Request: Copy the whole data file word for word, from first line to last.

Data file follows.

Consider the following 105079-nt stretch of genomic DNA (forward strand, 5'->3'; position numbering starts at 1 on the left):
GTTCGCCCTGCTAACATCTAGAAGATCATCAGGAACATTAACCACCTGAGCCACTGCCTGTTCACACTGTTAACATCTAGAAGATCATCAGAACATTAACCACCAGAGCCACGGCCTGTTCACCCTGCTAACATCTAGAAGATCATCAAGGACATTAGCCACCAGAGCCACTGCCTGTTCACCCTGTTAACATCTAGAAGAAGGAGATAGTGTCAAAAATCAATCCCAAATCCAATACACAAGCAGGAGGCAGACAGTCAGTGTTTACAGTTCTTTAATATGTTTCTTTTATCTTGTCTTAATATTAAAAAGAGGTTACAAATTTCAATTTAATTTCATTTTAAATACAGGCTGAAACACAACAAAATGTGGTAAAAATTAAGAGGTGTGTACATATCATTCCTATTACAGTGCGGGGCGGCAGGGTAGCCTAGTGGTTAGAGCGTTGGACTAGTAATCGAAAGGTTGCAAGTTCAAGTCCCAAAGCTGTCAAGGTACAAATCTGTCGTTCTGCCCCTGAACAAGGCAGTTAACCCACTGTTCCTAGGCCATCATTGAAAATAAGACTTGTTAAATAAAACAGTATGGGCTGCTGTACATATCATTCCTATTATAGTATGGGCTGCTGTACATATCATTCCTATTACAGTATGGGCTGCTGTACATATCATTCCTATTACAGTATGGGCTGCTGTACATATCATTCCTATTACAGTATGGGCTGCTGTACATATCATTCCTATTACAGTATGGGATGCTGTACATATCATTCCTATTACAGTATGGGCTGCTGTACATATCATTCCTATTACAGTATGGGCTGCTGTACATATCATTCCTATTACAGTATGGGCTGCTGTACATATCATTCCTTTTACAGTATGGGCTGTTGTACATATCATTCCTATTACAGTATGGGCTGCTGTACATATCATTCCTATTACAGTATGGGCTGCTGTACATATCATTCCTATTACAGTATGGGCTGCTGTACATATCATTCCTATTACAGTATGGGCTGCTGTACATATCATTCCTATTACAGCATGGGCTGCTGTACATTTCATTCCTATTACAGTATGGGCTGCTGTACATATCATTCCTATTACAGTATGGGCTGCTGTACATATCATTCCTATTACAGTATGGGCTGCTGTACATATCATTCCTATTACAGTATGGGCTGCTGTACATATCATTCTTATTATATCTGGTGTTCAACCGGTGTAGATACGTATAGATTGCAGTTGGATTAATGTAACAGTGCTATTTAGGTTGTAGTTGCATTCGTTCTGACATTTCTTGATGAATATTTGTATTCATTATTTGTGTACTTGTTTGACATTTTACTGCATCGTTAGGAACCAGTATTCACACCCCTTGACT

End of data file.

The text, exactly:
Consider the following 105079-nt stretch of genomic DNA (forward strand, 5'->3'; position numbering starts at 1 on the left):
GTTCGCCCTGCTAACATCTAGAAGATCATCAGGAACATTAACCACCTGAGCCACTGCCTGTTCACACTGTTAACATCTAGAAGATCATCAGAACATTAACCACCAGAGCCACGGCCTGTTCACCCTGCTAACATCTAGAAGATCATCAAGGACATTAGCCACCAGAGCCACTGCCTGTTCACCCTGTTAACATCTAGAAGAAGGAGATAGTGTCAAAAATCAATCCCAAATCCAATACACAAGCAGGAGGCAGACAGTCAGTGTTTACAGTTCTTTAATATGTTTCTTTTATCTTGTCTTAATATTAAAAAGAGGTTACAAATTTCAATTTAATTTCATTTTAAATACAGGCTGAAACACAACAAAATGTGGTAAAAATTAAGAGGTGTGTACATATCATTCCTATTACAGTGCGGGGCGGCAGGGTAGCCTAGTGGTTAGAGCGTTGGACTAGTAATCGAAAGGTTGCAAGTTCAAGTCCCAAAGCTGTCAAGGTACAAATCTGTCGTTCTGCCCCTGAACAAGGCAGTTAACCCACTGTTCCTAGGCCATCATTGAAAATAAGACTTGTTAAATAAAACAGTATGGGCTGCTGTACATATCATTCCTATTATAGTATGGGCTGCTGTACATATCATTCCTATTACAGTATGGGCTGCTGTACATATCATTCCTATTACAGTATGGGCTGCTGTACATATCATTCCTATTACAGTATGGGCTGCTGTACATATCATTCCTATTACAGTATGGGATGCTGTACATATCATTCCTATTACAGTATGGGCTGCTGTACATATCATTCCTATTACAGTATGGGCTGCTGTACATATCATTCCTATTACAGTATGGGCTGCTGTACATATCATTCCTTTTACAGTATGGGCTGTTGTACATATCATTCCTATTACAGTATGGGCTGCTGTACATATCATTCCTATTACAGTATGGGCTGCTGTACATATCATTCCTATTACAGTATGGGCTGCTGTACATATCATTCCTATTACAGTATGGGCTGCTGTACATATCATTCCTATTACAGCATGGGCTGCTGTACATTTCATTCCTATTACAGTATGGGCTGCTGTACATATCATTCCTATTACAGTATGGGCTGCTGTACATATCATTCCTATTACAGTATGGGCTGCTGTACATATCATTCCTATTACAGTATGGGCTGCTGTACATATCATTCTTATTATATCTGGTGTTCAACCGGTGTAGATACGTATAGATTGCAGTTGGATTAATGTAACAGTGCTATTTAGGTTGTAGTTGCATTCGTTCTGACATTTCTTGATGAATATTTGTATTCATTATTTGTGTACTTGTTTGACATTTTACTGCATCGTTAGGAACCAGTATTCACACCCCTTGACT